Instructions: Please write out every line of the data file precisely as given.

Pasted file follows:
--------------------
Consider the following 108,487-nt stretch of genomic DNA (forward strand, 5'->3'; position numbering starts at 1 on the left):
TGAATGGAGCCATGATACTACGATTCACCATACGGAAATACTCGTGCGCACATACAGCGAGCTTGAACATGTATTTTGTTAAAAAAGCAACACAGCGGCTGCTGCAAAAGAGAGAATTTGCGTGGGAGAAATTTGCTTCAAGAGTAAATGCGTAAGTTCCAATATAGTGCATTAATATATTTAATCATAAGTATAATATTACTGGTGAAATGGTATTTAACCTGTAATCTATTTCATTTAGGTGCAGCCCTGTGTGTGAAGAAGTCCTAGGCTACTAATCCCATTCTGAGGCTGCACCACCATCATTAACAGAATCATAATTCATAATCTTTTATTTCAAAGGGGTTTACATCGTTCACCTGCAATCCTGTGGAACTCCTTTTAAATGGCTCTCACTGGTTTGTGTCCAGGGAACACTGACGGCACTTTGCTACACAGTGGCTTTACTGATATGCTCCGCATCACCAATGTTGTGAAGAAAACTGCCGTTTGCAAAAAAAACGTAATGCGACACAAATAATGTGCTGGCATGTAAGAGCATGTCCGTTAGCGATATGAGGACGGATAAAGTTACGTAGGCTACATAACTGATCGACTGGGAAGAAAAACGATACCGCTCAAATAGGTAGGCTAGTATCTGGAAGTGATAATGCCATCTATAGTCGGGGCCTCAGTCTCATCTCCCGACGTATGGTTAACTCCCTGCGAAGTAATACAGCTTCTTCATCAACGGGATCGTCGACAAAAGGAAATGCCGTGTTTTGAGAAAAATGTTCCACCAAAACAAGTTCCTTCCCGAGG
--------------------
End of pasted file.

Consider the following 108,487-nt stretch of genomic DNA (forward strand, 5'->3'; position numbering starts at 1 on the left):
TGAATGGAGCCATGATACTACGATTCACCATACGGAAATACTCGTGCGCACATACAGCGAGCTTGAACATGTATTTTGTTAAAAAAGCAACACAGCGGCTGCTGCAAAAGAGAGAATTTGCGTGGGAGAAATTTGCTTCAAGAGTAAATGCGTAAGTTCCAATATAGTGCATTAATATATTTAATCATAAGTATAATATTACTGGTGAAATGGTATTTAACCTGTAATCTATTTCATTTAGGTGCAGCCCTGTGTGTGAAGAAGTCCTAGGCTACTAATCCCATTCTGAGGCTGCACCACCATCATTAACAGAATCATAATTCATAATCTTTTATTTCAAAGGGGTTTACATCGTTCACCTGCAATCCTGTGGAACTCCTTTTAAATGGCTCTCACTGGTTTGTGTCCAGGGAACACTGACGGCACTTTGCTACACAGTGGCTTTACTGATATGCTCCGCATCACCAATGTTGTGAAGAAAACTGCCGTTTGCAAAAAAAACGTAATGCGACACAAATAATGTGCTGGCATGTAAGAGCATGTCCGTTAGCGATATGAGGACGGATAAAGTTACGTAGGCTACATAACTGATCGACTGGGAAGAAAAACGATACCGCTCAAATAGGTAGGCTAGTATCTGGAAGTGATAATGCCATCTATAGTCGGGGCCTCAGTCTCATCTCCCGACGTATGGTTAACTCCCTGCGAAGTAATACAGCTTCTTCATCAACGGGATCGTCGACAAAAGGAAATGCCGTGTTTTGAGAAAAATGTTCCACCAAAACAAGTTCCTTCCCGAGG